Sparse Grids for quantifying motion uncertainties in biomechanical models of radiotherapy patients

Chen Song, Markus Stoll, Kristina Giske, Rolf Bendl, Vincent Heuveline


Quantifying the uncertainties in biomedical simulations has strong potential in medical software systems. It allows us to improve objective confidence levels for numerical predictions. The Stochastic Collocation (SC) method is a promising way to create the link between existing simulation codes and advanced Uncertainty Quantification (UQ) methods, as it does not require modifying the original source code and meanwhile has better convergence rate comparing with traditional stochastic approaches. We describe the implementation of the Stochastic Collocation method with an adaptive sparse grid numerical integration, and apply it in the context of radiotherapy treatment planning of patients with head and neck cancer. In this case, the statistical sampling of most probable postures of patient specific anatomy of the neck region is used to estimate deformations of the tumor region in order to find a suitable safety margin around target volumes.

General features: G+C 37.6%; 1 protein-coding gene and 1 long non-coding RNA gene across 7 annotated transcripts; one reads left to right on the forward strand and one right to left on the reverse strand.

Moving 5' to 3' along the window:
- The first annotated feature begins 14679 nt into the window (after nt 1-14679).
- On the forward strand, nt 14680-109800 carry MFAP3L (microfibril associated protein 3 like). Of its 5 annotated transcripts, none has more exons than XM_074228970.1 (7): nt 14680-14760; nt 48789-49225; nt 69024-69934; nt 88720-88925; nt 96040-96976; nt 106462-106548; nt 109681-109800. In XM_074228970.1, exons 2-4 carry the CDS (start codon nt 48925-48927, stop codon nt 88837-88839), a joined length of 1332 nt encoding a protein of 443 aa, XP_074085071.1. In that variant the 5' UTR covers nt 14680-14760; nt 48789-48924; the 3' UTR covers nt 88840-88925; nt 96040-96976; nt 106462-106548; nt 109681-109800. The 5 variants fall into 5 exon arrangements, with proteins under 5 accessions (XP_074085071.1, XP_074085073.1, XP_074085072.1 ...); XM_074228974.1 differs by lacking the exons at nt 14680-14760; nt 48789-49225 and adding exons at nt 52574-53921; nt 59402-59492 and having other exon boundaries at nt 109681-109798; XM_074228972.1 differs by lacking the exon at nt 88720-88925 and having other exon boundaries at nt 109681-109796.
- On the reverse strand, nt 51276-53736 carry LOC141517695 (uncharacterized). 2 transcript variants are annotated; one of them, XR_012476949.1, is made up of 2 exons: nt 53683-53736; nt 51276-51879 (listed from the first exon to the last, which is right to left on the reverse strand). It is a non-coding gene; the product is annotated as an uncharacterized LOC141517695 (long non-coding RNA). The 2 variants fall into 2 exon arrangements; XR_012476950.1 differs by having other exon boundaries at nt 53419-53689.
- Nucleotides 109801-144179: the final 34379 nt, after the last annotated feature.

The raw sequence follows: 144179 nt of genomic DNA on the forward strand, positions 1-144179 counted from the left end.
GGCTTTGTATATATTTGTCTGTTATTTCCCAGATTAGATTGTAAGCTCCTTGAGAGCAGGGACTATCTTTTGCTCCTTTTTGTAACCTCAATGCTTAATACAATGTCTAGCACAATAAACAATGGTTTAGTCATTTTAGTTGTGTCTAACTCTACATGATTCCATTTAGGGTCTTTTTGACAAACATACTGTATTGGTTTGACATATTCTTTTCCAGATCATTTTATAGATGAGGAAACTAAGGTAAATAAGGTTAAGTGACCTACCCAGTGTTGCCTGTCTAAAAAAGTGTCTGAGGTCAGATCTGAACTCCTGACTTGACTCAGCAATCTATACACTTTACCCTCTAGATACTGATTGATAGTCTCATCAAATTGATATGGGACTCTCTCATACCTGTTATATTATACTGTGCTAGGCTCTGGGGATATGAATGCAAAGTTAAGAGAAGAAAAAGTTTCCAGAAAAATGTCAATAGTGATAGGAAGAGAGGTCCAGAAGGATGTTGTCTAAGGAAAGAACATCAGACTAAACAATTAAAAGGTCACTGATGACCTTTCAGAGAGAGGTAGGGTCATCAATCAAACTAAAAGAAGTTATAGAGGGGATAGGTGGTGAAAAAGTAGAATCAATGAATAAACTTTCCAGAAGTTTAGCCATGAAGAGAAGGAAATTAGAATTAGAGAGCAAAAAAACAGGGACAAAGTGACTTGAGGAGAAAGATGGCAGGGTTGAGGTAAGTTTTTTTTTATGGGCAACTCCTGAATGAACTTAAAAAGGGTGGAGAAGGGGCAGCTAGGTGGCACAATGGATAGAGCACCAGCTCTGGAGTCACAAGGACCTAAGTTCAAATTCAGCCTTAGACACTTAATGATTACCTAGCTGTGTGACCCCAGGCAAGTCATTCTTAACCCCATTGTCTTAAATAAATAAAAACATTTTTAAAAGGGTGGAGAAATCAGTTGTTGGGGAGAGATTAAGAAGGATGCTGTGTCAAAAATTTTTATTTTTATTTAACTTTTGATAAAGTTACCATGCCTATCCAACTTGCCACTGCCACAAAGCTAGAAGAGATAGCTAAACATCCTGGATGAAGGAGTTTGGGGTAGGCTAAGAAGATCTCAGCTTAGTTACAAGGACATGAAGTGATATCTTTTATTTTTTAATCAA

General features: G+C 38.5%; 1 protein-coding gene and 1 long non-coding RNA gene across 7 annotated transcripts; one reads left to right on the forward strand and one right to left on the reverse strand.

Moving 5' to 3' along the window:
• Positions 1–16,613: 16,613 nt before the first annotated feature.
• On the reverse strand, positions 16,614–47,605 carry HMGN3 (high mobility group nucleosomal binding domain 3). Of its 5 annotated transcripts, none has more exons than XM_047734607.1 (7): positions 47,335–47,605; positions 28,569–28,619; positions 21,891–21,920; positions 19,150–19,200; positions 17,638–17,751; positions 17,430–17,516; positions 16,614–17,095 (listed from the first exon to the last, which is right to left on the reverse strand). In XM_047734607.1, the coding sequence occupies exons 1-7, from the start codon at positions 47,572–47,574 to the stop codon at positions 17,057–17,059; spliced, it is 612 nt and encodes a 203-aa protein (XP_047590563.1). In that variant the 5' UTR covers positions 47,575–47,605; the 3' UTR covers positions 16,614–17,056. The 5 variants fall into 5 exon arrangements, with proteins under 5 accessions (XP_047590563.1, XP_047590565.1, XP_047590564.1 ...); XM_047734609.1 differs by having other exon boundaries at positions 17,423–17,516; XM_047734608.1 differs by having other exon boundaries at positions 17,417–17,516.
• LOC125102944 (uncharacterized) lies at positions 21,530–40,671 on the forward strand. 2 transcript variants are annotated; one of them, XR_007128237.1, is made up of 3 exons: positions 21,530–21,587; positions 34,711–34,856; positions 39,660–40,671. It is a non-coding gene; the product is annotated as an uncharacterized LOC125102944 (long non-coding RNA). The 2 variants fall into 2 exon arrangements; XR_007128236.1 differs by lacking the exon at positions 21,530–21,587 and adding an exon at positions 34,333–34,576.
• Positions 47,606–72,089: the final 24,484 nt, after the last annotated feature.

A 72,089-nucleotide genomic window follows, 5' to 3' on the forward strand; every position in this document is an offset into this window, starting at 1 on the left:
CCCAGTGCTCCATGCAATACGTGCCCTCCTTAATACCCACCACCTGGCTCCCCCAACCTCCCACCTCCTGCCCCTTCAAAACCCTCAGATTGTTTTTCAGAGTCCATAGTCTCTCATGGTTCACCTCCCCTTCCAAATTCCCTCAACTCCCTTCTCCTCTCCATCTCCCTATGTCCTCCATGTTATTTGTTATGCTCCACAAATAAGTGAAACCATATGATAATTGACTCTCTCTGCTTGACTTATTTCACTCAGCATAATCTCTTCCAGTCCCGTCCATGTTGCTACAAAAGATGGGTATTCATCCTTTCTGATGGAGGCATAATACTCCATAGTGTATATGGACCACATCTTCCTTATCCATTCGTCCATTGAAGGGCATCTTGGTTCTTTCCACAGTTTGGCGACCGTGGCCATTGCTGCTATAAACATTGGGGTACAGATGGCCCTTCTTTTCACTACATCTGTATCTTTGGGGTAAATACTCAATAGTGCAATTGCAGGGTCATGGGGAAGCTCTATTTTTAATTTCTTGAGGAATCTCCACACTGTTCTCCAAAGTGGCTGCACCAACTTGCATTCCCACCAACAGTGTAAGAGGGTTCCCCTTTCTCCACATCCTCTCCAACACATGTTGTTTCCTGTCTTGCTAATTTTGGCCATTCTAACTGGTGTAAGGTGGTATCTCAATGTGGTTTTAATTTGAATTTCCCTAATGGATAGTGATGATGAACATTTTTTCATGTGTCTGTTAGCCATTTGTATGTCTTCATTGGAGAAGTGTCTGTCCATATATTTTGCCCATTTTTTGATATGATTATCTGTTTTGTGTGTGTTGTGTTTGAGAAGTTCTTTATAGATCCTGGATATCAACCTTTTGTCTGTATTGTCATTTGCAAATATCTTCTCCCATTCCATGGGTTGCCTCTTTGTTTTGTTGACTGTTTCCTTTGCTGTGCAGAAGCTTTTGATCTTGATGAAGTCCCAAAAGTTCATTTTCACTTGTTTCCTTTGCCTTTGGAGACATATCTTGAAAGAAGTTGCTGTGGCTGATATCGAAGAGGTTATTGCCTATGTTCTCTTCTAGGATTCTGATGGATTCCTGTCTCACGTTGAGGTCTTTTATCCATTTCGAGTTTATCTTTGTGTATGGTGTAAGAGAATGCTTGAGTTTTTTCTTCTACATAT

Especially, in highly flexible body areas, like the neck and upper thorax regions, the number of degrees of freedom of motion patterns can be quite large. The fast and stable prediction of most probable motion patterns, derived from previous cohorts, influences the ability to incorporate uncertainties caused by motion into the treatment planning process. The optimal number of samples not only reduces the number of simulations needed to generate an individually fitted internal target volume as a starting point for a standardized planning target volume, but also promises to minimize computational demands in robust planning scenarios, where plans are challenged by different possible motion scenarios.


Uncertainty Quantification; Stochastic Collocation; Sparse Grids; Biomechanical Modeling; Radiotherapy

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